• Restitution. Mortgage fraud convictions often include restitution payments as well. Restitution is different than a fine, though they both involve money. Restitution is designed to compensate the injured party for your wrongdoing, while the government imposes a fine as a penalty. If, for example, you are convicted of mortgage fraud after you make false statements when applying for a mortgage, you may have to pay restitution to the lender in addition to your fines.
  • Probation. Probation sentences can be imposed for a mortgage fraud conviction separately from, or in addition to, fines and prison sentences. Probation sentences for mortgage fraud typically last at least one year, but longer terms are common. Someone on probation must meet specified court requirements, such as making regular reports to a probation officer, submitting to random drug testing, and refraining from committing other criminal acts.

Medium second city real estate logo   white close upBrie Schmidt, Second City Real Estate | [email protected] | http://www.SecondCity-RE.com | IL Agent # 471.018287, WI Agent # 57846-90 | Podcast Guest on Show #132

Account Closed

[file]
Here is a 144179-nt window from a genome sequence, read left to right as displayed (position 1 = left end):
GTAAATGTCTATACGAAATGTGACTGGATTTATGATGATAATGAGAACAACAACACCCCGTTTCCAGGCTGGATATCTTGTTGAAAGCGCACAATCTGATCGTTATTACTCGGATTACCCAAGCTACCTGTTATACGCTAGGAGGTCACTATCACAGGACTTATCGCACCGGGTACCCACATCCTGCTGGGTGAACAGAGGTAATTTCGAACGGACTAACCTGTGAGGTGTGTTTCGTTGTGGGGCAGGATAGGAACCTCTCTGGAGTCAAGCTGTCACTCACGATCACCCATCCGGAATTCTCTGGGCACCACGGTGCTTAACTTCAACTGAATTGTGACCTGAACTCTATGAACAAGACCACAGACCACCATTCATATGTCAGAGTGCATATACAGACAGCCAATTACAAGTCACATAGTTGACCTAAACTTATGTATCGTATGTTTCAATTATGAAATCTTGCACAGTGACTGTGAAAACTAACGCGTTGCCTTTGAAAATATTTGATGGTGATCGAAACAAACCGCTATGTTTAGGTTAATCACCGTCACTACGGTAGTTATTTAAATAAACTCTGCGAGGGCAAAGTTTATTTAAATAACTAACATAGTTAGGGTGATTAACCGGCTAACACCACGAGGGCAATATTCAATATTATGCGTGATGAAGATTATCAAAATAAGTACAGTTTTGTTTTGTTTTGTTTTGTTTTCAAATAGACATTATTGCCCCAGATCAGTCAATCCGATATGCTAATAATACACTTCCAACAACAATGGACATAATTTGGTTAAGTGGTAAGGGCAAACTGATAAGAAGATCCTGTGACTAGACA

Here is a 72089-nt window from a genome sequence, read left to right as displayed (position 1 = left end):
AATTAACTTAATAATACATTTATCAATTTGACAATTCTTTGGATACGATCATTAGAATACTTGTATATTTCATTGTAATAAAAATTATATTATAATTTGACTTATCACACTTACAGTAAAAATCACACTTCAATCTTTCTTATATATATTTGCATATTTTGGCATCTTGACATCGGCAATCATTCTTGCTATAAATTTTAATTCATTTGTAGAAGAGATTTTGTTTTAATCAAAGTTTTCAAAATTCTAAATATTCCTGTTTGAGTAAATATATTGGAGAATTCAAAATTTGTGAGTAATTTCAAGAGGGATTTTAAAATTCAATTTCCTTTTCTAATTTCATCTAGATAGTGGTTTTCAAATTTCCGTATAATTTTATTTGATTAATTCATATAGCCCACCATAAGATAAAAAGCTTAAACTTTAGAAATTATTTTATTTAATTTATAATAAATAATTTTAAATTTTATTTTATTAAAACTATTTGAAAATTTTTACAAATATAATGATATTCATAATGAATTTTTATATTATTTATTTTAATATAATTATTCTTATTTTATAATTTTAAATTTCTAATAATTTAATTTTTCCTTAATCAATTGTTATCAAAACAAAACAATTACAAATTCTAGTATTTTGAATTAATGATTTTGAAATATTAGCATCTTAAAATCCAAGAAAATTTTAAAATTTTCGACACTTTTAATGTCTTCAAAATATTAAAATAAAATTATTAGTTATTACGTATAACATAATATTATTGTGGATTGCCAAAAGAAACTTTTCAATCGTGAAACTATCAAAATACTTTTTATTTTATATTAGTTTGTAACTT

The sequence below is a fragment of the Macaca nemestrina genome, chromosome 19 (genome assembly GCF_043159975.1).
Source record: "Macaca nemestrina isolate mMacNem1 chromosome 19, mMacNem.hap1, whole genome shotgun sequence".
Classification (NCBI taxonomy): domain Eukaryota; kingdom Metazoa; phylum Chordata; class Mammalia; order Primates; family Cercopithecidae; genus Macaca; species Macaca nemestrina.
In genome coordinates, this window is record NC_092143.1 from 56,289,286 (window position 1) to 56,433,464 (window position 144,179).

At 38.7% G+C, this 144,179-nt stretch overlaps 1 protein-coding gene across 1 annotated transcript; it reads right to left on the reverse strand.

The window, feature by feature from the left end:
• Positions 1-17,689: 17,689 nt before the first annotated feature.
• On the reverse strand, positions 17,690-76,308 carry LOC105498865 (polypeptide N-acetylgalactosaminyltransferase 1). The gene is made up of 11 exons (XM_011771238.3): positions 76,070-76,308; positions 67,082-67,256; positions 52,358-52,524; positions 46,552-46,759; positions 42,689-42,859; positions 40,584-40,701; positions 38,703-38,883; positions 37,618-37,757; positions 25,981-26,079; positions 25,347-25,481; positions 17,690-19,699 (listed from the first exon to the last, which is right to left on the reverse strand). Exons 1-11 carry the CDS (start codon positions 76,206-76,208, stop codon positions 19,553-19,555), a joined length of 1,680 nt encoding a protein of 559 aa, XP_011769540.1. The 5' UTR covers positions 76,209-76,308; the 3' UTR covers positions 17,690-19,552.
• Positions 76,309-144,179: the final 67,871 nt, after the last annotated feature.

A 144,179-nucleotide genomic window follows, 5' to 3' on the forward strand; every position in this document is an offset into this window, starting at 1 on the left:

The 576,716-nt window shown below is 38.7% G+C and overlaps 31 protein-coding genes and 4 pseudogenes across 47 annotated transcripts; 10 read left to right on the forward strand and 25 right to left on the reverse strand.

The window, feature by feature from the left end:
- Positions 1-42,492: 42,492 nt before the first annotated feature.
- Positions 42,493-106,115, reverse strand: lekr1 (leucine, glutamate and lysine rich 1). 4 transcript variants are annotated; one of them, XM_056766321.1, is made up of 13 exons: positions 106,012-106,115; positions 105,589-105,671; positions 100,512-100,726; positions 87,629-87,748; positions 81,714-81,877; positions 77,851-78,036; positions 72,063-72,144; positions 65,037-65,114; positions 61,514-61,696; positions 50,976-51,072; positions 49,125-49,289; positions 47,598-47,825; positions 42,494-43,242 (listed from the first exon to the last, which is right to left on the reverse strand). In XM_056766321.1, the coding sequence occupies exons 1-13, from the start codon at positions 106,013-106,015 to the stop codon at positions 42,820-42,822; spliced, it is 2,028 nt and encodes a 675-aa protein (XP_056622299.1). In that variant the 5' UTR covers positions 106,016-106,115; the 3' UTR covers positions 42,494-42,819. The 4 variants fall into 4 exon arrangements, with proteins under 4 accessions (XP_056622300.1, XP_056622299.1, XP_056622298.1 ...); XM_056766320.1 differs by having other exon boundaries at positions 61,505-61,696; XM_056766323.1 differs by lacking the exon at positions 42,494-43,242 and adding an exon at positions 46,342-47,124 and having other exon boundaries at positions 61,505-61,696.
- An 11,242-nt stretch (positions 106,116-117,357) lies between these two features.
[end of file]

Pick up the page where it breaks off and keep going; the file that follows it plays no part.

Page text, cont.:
I think it need to clarify some things. First off, when I decided to get involved in real estate, (less then a year ago),my parents and friends of my parents all said I needed 20% to buy a property. Their reasoning was that you don't want to pay pmi. So I saved every penny every month so I could put down 20%. Well, needless to say, one day I stumbled across bigger pockets and my eyes were opened. I never heard of a thing call FHA loan. Originally, my plan was to buy one property every year or two and slowly bullied a portfolio. Then in 15 to 20 years I would be able to comfortably retire. Well, after I bought my first property, I realized I have enough capital to buy another. I didn't need to tie up all my cash in one property because of this owner occupy thing. So I figured, why not do this again? After doing more research on bp, I realized I may be stuck in my original property for a year. Which is completely fine, since that was the plan to begin with. However I have been hearing mix ideas. Some people say it's ok, others do not say it's ok to owner occupy another property. And honestly since I cannot get a definitive answer, I won't buy another owner occupied property. I am very pro to legal activities and wouldn't risk committing fraud over something like waiting a year. Yesterday I visited two properties with the intent I would buy them as an investor. Last Saturday, I put an offer in as an investor and later today I am looking at a Fannie Mae property as an investor. Ultimately, my intent is to build a portfolio that does not require a massive amount of capital. I was just asking to what my options are with the FHA loan and anyone had personal experience with this situation. This is a very long post so most likely you guys stopped reading or never started, but I do appreciate all of the feedback.